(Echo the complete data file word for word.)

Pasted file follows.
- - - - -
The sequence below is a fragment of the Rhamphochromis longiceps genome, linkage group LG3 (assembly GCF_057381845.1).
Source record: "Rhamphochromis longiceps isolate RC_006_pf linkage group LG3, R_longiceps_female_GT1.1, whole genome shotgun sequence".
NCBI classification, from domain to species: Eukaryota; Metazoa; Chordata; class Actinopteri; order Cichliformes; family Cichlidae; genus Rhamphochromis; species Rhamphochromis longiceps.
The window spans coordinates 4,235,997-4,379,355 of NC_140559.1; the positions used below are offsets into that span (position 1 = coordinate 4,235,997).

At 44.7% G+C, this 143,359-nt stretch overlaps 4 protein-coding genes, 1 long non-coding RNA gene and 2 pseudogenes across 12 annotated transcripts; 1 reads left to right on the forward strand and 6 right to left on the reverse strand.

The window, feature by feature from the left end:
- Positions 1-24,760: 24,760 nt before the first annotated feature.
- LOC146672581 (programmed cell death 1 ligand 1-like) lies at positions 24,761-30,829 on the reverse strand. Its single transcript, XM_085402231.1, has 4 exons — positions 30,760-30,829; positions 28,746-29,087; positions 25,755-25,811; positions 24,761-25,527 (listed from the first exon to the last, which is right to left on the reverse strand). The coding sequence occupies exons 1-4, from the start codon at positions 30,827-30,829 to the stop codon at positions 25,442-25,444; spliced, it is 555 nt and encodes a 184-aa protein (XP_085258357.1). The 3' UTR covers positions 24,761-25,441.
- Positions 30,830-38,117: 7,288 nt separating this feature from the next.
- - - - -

The sequence below is a fragment of the Rhamphochromis longiceps genome, linkage group LG3 (assembly GCF_057381845.1).
Source record: "Rhamphochromis longiceps isolate RC_006_pf linkage group LG3, R_longiceps_female_GT1.1, whole genome shotgun sequence".
NCBI classification, from domain to species: Eukaryota; Metazoa; Chordata; class Actinopteri; order Cichliformes; family Cichlidae; genus Rhamphochromis; species Rhamphochromis longiceps.
The window spans coordinates 4,235,997-4,379,355 of NC_140559.1; the positions used below are offsets into that span (position 1 = coordinate 4,235,997).

At 44.7% G+C, this 143,359-nt stretch overlaps 4 protein-coding genes, 1 long non-coding RNA gene and 2 pseudogenes across 12 annotated transcripts; 1 reads left to right on the forward strand and 6 right to left on the reverse strand.

The window, feature by feature from the left end:
- Positions 1-24,760: 24,760 nt before the first annotated feature.
- LOC146672581 (programmed cell death 1 ligand 1-like) lies at positions 24,761-30,829 on the reverse strand. Its single transcript, XM_085402231.1, has 4 exons — positions 30,760-30,829; positions 28,746-29,087; positions 25,755-25,811; positions 24,761-25,527 (listed from the first exon to the last, which is right to left on the reverse strand). The coding sequence occupies exons 1-4, from the start codon at positions 30,827-30,829 to the stop codon at positions 25,442-25,444; spliced, it is 555 nt and encodes a 184-aa protein (XP_085258357.1). The 3' UTR covers positions 24,761-25,441.
- Positions 30,830-38,117: 7,288 nt separating this feature from the next.